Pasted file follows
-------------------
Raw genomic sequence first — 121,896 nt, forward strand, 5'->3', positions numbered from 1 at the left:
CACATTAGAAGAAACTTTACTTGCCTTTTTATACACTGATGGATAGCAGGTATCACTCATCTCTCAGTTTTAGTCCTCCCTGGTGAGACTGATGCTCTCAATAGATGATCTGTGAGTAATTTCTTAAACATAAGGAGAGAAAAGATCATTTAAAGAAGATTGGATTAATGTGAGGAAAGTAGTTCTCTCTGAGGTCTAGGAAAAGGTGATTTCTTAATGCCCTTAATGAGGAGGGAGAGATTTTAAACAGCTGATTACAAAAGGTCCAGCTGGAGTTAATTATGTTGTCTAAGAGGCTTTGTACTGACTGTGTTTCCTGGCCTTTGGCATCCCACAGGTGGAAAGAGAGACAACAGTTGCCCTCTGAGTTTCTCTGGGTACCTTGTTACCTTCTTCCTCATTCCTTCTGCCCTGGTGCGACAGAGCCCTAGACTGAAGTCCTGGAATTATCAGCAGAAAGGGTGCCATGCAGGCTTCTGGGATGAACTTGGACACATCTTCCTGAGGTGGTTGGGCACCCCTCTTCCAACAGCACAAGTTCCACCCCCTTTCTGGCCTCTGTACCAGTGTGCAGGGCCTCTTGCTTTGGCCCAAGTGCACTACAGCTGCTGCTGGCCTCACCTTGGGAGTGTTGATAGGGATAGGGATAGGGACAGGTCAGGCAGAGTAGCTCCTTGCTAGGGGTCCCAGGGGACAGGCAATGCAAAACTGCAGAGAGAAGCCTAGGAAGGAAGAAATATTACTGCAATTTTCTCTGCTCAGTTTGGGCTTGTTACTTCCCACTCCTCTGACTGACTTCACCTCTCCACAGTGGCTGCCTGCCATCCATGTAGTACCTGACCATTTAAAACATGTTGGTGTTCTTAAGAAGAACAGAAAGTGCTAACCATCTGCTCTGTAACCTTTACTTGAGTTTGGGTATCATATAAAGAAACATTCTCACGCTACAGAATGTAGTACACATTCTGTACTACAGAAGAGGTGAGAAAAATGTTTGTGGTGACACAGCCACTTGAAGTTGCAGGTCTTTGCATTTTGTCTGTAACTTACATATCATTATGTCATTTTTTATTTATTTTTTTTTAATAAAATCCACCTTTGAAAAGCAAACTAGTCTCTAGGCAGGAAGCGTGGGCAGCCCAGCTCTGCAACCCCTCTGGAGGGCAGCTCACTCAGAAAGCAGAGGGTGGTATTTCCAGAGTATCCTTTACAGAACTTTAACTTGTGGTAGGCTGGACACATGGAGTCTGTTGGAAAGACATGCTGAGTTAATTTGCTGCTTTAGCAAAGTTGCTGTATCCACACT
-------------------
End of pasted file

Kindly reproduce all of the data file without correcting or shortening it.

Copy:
Raw genomic sequence first — 121,896 nt, forward strand, 5'->3', positions numbered from 1 at the left:
CACATTAGAAGAAACTTTACTTGCCTTTTTATACACTGATGGATAGCAGGTATCACTCATCTCTCAGTTTTAGTCCTCCCTGGTGAGACTGATGCTCTCAATAGATGATCTGTGAGTAATTTCTTAAACATAAGGAGAGAAAAGATCATTTAAAGAAGATTGGATTAATGTGAGGAAAGTAGTTCTCTCTGAGGTCTAGGAAAAGGTGATTTCTTAATGCCCTTAATGAGGAGGGAGAGATTTTAAACAGCTGATTACAAAAGGTCCAGCTGGAGTTAATTATGTTGTCTAAGAGGCTTTGTACTGACTGTGTTTCCTGGCCTTTGGCATCCCACAGGTGGAAAGAGAGACAACAGTTGCCCTCTGAGTTTCTCTGGGTACCTTGTTACCTTCTTCCTCATTCCTTCTGCCCTGGTGCGACAGAGCCCTAGACTGAAGTCCTGGAATTATCAGCAGAAAGGGTGCCATGCAGGCTTCTGGGATGAACTTGGACACATCTTCCTGAGGTGGTTGGGCACCCCTCTTCCAACAGCACAAGTTCCACCCCCTTTCTGGCCTCTGTACCAGTGTGCAGGGCCTCTTGCTTTGGCCCAAGTGCACTACAGCTGCTGCTGGCCTCACCTTGGGAGTGTTGATAGGGATAGGGATAGGGACAGGTCAGGCAGAGTAGCTCCTTGCTAGGGGTCCCAGGGGACAGGCAATGCAAAACTGCAGAGAGAAGCCTAGGAAGGAAGAAATATTACTGCAATTTTCTCTGCTCAGTTTGGGCTTGTTACTTCCCACTCCTCTGACTGACTTCACCTCTCCACAGTGGCTGCCTGCCATCCATGTAGTACCTGACCATTTAAAACATGTTGGTGTTCTTAAGAAGAACAGAAAGTGCTAACCATCTGCTCTGTAACCTTTACTTGAGTTTGGGTATCATATAAAGAAACATTCTCACGCTACAGAATGTAGTACACATTCTGTACTACAGAAGAGGTGAGAAAAATGTTTGTGGTGACACAGCCACTTGAAGTTGCAGGTCTTTGCATTTTGTCTGTAACTTACATATCATTATGTCATTTTTTATTTATTTTTTTTTAATAAAATCCACCTTTGAAAAGCAAACTAGTCTCTAGGCAGGAAGCGTGGGCAGCCCAGCTCTGCAACCCCTCTGGAGGGCAGCTCACTCAGAAAGCAGAGGGTGGTATTTCCAGAGTATCCTTTACAGAACTTTAACTTGTGGTAGGCTGGACACATGGAGTCTGTTGGAAAGACATGCTGAGTTAATTTGCTGCTTTAGCAAAGTTGCTGTATCCACACT